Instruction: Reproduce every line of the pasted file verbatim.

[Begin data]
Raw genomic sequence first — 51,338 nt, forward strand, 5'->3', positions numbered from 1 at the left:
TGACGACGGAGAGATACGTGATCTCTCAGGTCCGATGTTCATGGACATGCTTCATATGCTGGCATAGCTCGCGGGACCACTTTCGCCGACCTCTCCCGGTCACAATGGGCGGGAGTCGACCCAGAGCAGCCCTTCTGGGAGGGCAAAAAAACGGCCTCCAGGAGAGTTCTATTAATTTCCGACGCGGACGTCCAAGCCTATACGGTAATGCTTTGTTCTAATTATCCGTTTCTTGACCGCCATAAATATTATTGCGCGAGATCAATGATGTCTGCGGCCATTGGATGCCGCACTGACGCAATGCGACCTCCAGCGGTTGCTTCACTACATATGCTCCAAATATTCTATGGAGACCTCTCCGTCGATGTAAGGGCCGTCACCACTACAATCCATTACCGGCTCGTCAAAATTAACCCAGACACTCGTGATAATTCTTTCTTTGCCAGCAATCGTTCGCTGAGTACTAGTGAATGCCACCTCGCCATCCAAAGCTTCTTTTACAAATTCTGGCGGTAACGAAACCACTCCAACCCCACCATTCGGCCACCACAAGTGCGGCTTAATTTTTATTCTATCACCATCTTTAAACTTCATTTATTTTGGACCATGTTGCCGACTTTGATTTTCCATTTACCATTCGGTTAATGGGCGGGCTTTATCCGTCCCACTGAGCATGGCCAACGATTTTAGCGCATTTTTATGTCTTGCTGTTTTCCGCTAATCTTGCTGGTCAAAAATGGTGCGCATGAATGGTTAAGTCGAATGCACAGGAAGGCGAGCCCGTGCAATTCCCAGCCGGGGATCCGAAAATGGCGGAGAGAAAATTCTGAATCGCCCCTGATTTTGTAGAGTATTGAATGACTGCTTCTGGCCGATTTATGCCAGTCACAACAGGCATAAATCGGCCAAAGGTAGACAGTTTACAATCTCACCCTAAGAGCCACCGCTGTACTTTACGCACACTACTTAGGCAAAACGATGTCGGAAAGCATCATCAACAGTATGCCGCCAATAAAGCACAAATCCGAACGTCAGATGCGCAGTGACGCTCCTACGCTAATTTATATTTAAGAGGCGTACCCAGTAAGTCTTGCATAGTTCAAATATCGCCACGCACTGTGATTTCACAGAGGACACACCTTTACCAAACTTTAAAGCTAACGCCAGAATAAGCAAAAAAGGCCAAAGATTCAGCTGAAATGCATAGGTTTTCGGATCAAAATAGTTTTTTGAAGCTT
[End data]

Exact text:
Raw genomic sequence first — 51,338 nt, forward strand, 5'->3', positions numbered from 1 at the left:
TGACGACGGAGAGATACGTGATCTCTCAGGTCCGATGTTCATGGACATGCTTCATATGCTGGCATAGCTCGCGGGACCACTTTCGCCGACCTCTCCCGGTCACAATGGGCGGGAGTCGACCCAGAGCAGCCCTTCTGGGAGGGCAAAAAAACGGCCTCCAGGAGAGTTCTATTAATTTCCGACGCGGACGTCCAAGCCTATACGGTAATGCTTTGTTCTAATTATCCGTTTCTTGACCGCCATAAATATTATTGCGCGAGATCAATGATGTCTGCGGCCATTGGATGCCGCACTGACGCAATGCGACCTCCAGCGGTTGCTTCACTACATATGCTCCAAATATTCTATGGAGACCTCTCCGTCGATGTAAGGGCCGTCACCACTACAATCCATTACCGGCTCGTCAAAATTAACCCAGACACTCGTGATAATTCTTTCTTTGCCAGCAATCGTTCGCTGAGTACTAGTGAATGCCACCTCGCCATCCAAAGCTTCTTTTACAAATTCTGGCGGTAACGAAACCACTCCAACCCCACCATTCGGCCACCACAAGTGCGGCTTAATTTTTATTCTATCACCATCTTTAAACTTCATTTATTTTGGACCATGTTGCCGACTTTGATTTTCCATTTACCATTCGGTTAATGGGCGGGCTTTATCCGTCCCACTGAGCATGGCCAACGATTTTAGCGCATTTTTATGTCTTGCTGTTTTCCGCTAATCTTGCTGGTCAAAAATGGTGCGCATGAATGGTTAAGTCGAATGCACAGGAAGGCGAGCCCGTGCAATTCCCAGCCGGGGATCCGAAAATGGCGGAGAGAAAATTCTGAATCGCCCCTGATTTTGTAGAGTATTGAATGACTGCTTCTGGCCGATTTATGCCAGTCACAACAGGCATAAATCGGCCAAAGGTAGACAGTTTACAATCTCACCCTAAGAGCCACCGCTGTACTTTACGCACACTACTTAGGCAAAACGATGTCGGAAAGCATCATCAACAGTATGCCGCCAATAAAGCACAAATCCGAACGTCAGATGCGCAGTGACGCTCCTACGCTAATTTATATTTAAGAGGCGTACCCAGTAAGTCTTGCATAGTTCAAATATCGCCACGCACTGTGATTTCACAGAGGACACACCTTTACCAAACTTTAAAGCTAACGCCAGAATAAGCAAAAAAGGCCAAAGATTCAGCTGAAATGCATAGGTTTTCGGATCAAAATAGTTTTTTGAAGCTT